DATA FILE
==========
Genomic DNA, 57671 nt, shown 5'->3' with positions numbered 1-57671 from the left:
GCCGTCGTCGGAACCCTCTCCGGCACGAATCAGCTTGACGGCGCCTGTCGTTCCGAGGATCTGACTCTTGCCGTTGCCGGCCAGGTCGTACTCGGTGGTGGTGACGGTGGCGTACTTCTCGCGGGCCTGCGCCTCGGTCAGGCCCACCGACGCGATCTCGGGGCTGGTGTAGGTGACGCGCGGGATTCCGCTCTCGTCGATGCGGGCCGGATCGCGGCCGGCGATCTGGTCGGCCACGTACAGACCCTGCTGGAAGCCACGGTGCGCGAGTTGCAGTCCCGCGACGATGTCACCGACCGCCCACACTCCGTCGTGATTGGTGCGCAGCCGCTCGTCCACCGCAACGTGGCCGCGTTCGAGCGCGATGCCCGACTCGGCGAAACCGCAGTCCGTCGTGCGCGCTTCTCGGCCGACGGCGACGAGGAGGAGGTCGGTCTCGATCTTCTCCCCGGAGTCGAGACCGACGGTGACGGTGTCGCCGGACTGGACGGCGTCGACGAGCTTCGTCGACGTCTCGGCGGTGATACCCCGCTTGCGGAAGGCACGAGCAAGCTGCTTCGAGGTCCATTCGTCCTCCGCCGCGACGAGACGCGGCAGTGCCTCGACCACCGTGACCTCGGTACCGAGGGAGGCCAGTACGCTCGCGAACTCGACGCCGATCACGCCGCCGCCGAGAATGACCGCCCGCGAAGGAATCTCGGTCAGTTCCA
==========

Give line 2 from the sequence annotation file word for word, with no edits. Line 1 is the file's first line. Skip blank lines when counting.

GCCGTCGTCGGAACCCTCTCCGGCACGAATCAGCTTGACGGCGCCTGTCGTTCCGAGGATCTGACTCTTGCCGTTGCCGGCCAGGTCGTACTCGGTGGTGGTGACGGTGGCGTACTTCTCGCGGGCCTGCGCCTCGGTCAGGCCCACCGACGCGATCTCGGGGCTGGTGTAGGTGACGCGCGGGATTCCGCTCTCGTCGATGCGGGCCGGATCGCGGCCGGCGATCTGGTCGGCCACGTACAGACCCTGCTGGAAGCCACGGTGCGCGAGTTGCAGTCCCGCGACGATGTCACCGACCGCCCACACTCCGTCGTGATTGGTGCGCAGCCGCTCGTCCACCGCAACGTGGCCGCGTTCGAGCGCGATGCCCGACTCGGCGAAACCGCAGTCCGTCGTGCGCGCTTCTCGGCCGACGGCGACGAGGAGGAGGTCGGTCTCGATCTTCTCCCCGGAGTCGAGACCGACGGTGACGGTGTCGCCGGACTGGACGGCGTCGACGAGCTTCGTCGACGTCTCGGCGGTGATACCCCGCTTGCGGAAGGCACGAGCAAGCTGCTTCGAGGTCCATTCGTCCTCCGCCGCGACGAGACGCGGCAGTGCCTCGACCACCGTGACCTCGGTACCGAGGGAGGCCAGTACGCTCGCGAACTCGACGCCGATCACGCCGCCGCCGAGAATGACCGCCCGCGAAGGAATCTCGGTCAGTTCCA